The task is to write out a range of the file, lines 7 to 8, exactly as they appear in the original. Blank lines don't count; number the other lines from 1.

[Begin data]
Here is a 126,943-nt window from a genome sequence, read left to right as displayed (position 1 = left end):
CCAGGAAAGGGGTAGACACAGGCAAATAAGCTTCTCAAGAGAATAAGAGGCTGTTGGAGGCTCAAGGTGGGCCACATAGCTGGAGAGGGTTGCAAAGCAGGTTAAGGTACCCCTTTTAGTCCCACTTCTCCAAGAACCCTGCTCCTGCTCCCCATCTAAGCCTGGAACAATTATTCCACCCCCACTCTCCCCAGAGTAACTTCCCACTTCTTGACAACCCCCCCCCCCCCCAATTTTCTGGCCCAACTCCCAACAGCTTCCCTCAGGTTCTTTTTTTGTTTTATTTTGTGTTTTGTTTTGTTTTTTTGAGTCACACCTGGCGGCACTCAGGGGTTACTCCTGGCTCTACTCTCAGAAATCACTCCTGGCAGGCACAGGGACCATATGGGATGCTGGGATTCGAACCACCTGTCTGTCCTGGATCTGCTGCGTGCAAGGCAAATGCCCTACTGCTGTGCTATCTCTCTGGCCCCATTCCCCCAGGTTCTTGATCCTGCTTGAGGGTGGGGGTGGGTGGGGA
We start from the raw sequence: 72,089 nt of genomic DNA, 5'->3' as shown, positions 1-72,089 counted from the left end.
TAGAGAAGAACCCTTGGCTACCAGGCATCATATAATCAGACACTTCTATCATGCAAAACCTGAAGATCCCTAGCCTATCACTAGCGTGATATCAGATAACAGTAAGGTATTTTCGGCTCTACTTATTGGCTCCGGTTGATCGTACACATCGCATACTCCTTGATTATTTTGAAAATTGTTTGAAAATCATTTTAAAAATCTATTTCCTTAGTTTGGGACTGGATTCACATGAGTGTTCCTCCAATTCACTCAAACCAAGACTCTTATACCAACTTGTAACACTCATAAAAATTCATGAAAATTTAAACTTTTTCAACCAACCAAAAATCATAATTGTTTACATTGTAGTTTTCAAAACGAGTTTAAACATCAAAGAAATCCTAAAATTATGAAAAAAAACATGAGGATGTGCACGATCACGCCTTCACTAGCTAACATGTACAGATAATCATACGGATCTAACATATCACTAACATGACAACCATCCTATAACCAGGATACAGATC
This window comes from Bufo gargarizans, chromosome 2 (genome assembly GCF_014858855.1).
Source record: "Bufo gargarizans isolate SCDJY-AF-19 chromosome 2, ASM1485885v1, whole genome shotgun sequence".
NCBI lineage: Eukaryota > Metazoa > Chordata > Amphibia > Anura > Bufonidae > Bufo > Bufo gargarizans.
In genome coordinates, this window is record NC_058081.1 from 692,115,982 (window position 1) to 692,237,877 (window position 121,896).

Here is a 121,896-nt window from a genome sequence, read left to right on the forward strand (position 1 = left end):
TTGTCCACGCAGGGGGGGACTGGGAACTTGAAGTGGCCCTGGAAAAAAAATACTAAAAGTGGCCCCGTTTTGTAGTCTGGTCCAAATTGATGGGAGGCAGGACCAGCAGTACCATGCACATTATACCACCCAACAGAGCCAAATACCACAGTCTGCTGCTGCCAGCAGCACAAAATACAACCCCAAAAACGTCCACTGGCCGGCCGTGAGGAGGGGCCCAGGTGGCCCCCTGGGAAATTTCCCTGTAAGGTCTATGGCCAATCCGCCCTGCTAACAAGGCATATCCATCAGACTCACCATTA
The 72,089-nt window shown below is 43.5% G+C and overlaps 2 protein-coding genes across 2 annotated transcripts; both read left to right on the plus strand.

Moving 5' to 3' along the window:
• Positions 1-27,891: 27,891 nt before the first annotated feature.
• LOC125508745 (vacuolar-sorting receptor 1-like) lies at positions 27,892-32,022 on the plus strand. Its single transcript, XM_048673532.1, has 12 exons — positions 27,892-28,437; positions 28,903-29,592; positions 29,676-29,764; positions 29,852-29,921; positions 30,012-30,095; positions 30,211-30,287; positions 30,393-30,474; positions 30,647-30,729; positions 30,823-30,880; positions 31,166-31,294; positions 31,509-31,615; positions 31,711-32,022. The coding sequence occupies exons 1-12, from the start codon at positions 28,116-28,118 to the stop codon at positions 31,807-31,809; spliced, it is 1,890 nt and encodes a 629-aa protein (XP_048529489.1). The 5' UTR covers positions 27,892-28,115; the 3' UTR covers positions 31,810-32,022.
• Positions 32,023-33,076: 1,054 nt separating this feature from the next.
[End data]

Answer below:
NCBI lineage: Eukaryota > Metazoa > Chordata > Amphibia > Anura > Bufonidae > Bufo > Bufo gargarizans.
In genome coordinates, this window is record NC_058081.1 from 692,115,982 (window position 1) to 692,237,877 (window position 121,896).